Subject: Re: Making setuid files immutable
To: Alex Rolfe <arolfe@MIT.EDU>
From: Jan B. Koum <firstname.lastname@example.org>
Date: 01/15/1999 07:26:43
On Fri, Jan 15, 1999 at 09:23:50AM -0500, Alex Rolfe <arolfe@MIT.EDU> wrote:
> You'd probably want more than just setuid files as immutable. On my
> system, the following are immutable :
> -all of /bin
> -all of /usr/bin
> -all of /sbin
> -all of /usr/sbin
> -all of /usr/lib
> -everything called from inetd
> -everything called from the rc files
> -all rc files and inetd.conf
> Making all of /bin, /usr/bin, etc immutable probably isn't critical;
> however, you will need more than just the setuid files immutable. (I
> did it all on my system since it doesn't change much).
> Anything called as root must be immutable, especially if it's called
> from the rc files before the system switches to secure level 1 (or 2).
> Otherwise, someone could alter the file and reboot the machine so the
> altered program could unmark immutable files and change them before the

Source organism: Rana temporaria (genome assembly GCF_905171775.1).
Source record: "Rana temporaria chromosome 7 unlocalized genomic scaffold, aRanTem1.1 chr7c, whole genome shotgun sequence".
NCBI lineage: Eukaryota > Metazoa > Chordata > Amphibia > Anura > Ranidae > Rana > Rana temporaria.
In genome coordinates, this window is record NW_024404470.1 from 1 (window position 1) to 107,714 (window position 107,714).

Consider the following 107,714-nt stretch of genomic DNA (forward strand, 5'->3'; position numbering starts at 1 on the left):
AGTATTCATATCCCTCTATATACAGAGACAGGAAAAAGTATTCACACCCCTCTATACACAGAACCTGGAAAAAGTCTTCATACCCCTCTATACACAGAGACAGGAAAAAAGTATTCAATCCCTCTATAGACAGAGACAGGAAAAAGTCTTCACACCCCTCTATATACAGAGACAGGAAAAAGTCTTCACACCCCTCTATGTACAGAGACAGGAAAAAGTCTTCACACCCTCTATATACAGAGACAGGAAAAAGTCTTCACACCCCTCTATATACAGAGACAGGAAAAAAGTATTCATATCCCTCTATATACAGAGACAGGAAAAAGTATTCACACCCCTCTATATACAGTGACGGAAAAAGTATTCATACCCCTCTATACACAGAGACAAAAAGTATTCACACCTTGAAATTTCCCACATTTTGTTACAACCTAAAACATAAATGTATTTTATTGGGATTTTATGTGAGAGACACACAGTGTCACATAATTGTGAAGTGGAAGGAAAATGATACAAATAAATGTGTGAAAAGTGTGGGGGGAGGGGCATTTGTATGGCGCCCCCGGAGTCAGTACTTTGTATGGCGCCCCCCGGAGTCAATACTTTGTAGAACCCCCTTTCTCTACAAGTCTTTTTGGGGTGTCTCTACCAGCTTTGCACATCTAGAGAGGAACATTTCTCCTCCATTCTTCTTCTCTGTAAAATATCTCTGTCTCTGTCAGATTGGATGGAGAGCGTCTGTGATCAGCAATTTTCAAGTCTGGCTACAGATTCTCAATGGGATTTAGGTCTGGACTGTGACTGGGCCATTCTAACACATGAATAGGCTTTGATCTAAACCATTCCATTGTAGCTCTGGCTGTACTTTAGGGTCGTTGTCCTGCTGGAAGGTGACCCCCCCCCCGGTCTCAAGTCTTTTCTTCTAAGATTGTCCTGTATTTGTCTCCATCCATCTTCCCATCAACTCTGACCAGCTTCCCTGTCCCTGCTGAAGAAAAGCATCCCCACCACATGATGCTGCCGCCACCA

> system is in secure mode.
> Alex Rolfe
> > scanning my 1.3.3-system I noted that the SF_IMMUTABLE bit is not set on any
> > security relevant files (like /usr/bin/login or /usr/bin/su). Setting this b
> > would greatly enhance system security as hackers could not stealthly modify
> > these files when the system runs at securelevel > 0.
> > I'd like to suggest to set the SF_IMMUTABLE bit on all security relevant fil
> > (I have all setuid files in mind) and the SF_APPEND bit on critical system l
> > files.
I have a couple of BSD boxes running with securelevel 3 - I sleep a bit
better, but admin of the boxes is a pain: think single user mode only :)